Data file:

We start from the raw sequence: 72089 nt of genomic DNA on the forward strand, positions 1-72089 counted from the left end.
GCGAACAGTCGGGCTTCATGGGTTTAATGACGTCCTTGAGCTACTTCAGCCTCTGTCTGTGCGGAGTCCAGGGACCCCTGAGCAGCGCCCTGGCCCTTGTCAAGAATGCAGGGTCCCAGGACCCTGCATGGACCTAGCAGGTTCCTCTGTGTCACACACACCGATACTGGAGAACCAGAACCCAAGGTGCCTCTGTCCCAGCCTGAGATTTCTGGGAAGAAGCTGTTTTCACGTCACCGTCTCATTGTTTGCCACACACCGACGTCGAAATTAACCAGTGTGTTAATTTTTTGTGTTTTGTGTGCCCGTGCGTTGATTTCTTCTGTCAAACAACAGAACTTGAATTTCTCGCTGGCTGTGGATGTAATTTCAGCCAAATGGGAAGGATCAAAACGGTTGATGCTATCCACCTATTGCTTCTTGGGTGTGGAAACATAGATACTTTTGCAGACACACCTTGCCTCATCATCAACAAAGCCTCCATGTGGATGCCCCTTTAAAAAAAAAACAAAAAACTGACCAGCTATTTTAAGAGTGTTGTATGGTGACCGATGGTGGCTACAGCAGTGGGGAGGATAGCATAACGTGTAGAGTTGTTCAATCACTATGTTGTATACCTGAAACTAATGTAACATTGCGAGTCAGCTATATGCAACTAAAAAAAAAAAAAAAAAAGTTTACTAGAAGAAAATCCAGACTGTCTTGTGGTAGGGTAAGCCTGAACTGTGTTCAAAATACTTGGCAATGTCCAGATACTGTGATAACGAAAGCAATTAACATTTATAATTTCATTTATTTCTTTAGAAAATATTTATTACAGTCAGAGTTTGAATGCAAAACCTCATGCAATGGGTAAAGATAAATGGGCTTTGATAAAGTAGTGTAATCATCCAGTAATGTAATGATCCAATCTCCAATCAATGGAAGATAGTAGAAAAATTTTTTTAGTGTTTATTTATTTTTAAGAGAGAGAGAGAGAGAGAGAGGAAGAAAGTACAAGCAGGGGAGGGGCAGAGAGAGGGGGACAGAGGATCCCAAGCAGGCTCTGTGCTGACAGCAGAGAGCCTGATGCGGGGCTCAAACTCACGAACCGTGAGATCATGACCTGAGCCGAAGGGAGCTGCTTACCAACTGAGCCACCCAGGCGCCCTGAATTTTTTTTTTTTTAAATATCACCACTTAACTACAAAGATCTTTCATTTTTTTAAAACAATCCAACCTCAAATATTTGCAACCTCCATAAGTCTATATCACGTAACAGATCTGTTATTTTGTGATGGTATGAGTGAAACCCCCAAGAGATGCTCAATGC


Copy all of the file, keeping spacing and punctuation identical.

We start from the raw sequence: 72089 nt of genomic DNA on the forward strand, positions 1-72089 counted from the left end.
GCGAACAGTCGGGCTTCATGGGTTTAATGACGTCCTTGAGCTACTTCAGCCTCTGTCTGTGCGGAGTCCAGGGACCCCTGAGCAGCGCCCTGGCCCTTGTCAAGAATGCAGGGTCCCAGGACCCTGCATGGACCTAGCAGGTTCCTCTGTGTCACACACACCGATACTGGAGAACCAGAACCCAAGGTGCCTCTGTCCCAGCCTGAGATTTCTGGGAAGAAGCTGTTTTCACGTCACCGTCTCATTGTTTGCCACACACCGACGTCGAAATTAACCAGTGTGTTAATTTTTTGTGTTTTGTGTGCCCGTGCGTTGATTTCTTCTGTCAAACAACAGAACTTGAATTTCTCGCTGGCTGTGGATGTAATTTCAGCCAAATGGGAAGGATCAAAACGGTTGATGCTATCCACCTATTGCTTCTTGGGTGTGGAAACATAGATACTTTTGCAGACACACCTTGCCTCATCATCAACAAAGCCTCCATGTGGATGCCCCTTTAAAAAAAAAACAAAAAACTGACCAGCTATTTTAAGAGTGTTGTATGGTGACCGATGGTGGCTACAGCAGTGGGGAGGATAGCATAACGTGTAGAGTTGTTCAATCACTATGTTGTATACCTGAAACTAATGTAACATTGCGAGTCAGCTATATGCAACTAAAAAAAAAAAAAAAAAAGTTTACTAGAAGAAAATCCAGACTGTCTTGTGGTAGGGTAAGCCTGAACTGTGTTCAAAATACTTGGCAATGTCCAGATACTGTGATAACGAAAGCAATTAACATTTATAATTTCATTTATTTCTTTAGAAAATATTTATTACAGTCAGAGTTTGAATGCAAAACCTCATGCAATGGGTAAAGATAAATGGGCTTTGATAAAGTAGTGTAATCATCCAGTAATGTAATGATCCAATCTCCAATCAATGGAAGATAGTAGAAAAATTTTTTTAGTGTTTATTTATTTTTAAGAGAGAGAGAGAGAGAGAGAGGAAGAAAGTACAAGCAGGGGAGGGGCAGAGAGAGGGGGACAGAGGATCCCAAGCAGGCTCTGTGCTGACAGCAGAGAGCCTGATGCGGGGCTCAAACTCACGAACCGTGAGATCATGACCTGAGCCGAAGGGAGCTGCTTACCAACTGAGCCACCCAGGCGCCCTGAATTTTTTTTTTTTTAAATATCACCACTTAACTACAAAGATCTTTCATTTTTTTAAAACAATCCAACCTCAAATATTTGCAACCTCCATAAGTCTATATCACGTAACAGATCTGTTATTTTGTGATGGTATGAGTGAAACCCCCAAGAGATGCTCAATGC